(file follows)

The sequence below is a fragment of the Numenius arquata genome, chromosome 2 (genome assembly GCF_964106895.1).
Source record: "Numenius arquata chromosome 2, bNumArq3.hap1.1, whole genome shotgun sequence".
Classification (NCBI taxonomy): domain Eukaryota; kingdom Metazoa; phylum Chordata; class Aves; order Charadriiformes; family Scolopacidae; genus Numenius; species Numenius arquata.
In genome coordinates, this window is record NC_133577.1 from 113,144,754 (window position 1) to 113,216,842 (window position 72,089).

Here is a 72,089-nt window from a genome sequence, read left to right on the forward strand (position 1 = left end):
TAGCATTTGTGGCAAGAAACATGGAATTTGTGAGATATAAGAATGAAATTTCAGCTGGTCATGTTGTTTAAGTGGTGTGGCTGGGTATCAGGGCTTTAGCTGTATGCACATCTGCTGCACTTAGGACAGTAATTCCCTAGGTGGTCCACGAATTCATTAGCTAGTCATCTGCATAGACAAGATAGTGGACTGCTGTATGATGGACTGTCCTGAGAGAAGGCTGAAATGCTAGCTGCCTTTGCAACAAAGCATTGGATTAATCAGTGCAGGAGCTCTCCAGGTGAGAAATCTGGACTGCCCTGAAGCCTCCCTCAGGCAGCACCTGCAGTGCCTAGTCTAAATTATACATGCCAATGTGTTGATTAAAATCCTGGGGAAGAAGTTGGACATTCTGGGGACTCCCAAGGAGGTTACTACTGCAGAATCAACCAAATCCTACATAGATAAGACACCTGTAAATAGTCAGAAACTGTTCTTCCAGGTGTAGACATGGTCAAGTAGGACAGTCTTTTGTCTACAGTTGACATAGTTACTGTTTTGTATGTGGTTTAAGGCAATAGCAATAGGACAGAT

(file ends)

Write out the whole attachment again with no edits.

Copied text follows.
The sequence below is a fragment of the Numenius arquata genome, chromosome 2 (genome assembly GCF_964106895.1).
Source record: "Numenius arquata chromosome 2, bNumArq3.hap1.1, whole genome shotgun sequence".
Classification (NCBI taxonomy): domain Eukaryota; kingdom Metazoa; phylum Chordata; class Aves; order Charadriiformes; family Scolopacidae; genus Numenius; species Numenius arquata.
In genome coordinates, this window is record NC_133577.1 from 113,144,754 (window position 1) to 113,216,842 (window position 72,089).

Here is a 72,089-nt window from a genome sequence, read left to right on the forward strand (position 1 = left end):
TAGCATTTGTGGCAAGAAACATGGAATTTGTGAGATATAAGAATGAAATTTCAGCTGGTCATGTTGTTTAAGTGGTGTGGCTGGGTATCAGGGCTTTAGCTGTATGCACATCTGCTGCACTTAGGACAGTAATTCCCTAGGTGGTCCACGAATTCATTAGCTAGTCATCTGCATAGACAAGATAGTGGACTGCTGTATGATGGACTGTCCTGAGAGAAGGCTGAAATGCTAGCTGCCTTTGCAACAAAGCATTGGATTAATCAGTGCAGGAGCTCTCCAGGTGAGAAATCTGGACTGCCCTGAAGCCTCCCTCAGGCAGCACCTGCAGTGCCTAGTCTAAATTATACATGCCAATGTGTTGATTAAAATCCTGGGGAAGAAGTTGGACATTCTGGGGACTCCCAAGGAGGTTACTACTGCAGAATCAACCAAATCCTACATAGATAAGACACCTGTAAATAGTCAGAAACTGTTCTTCCAGGTGTAGACATGGTCAAGTAGGACAGTCTTTTGTCTACAGTTGACATAGTTACTGTTTTGTATGTGGTTTAAGGCAATAGCAATAGGACAGAT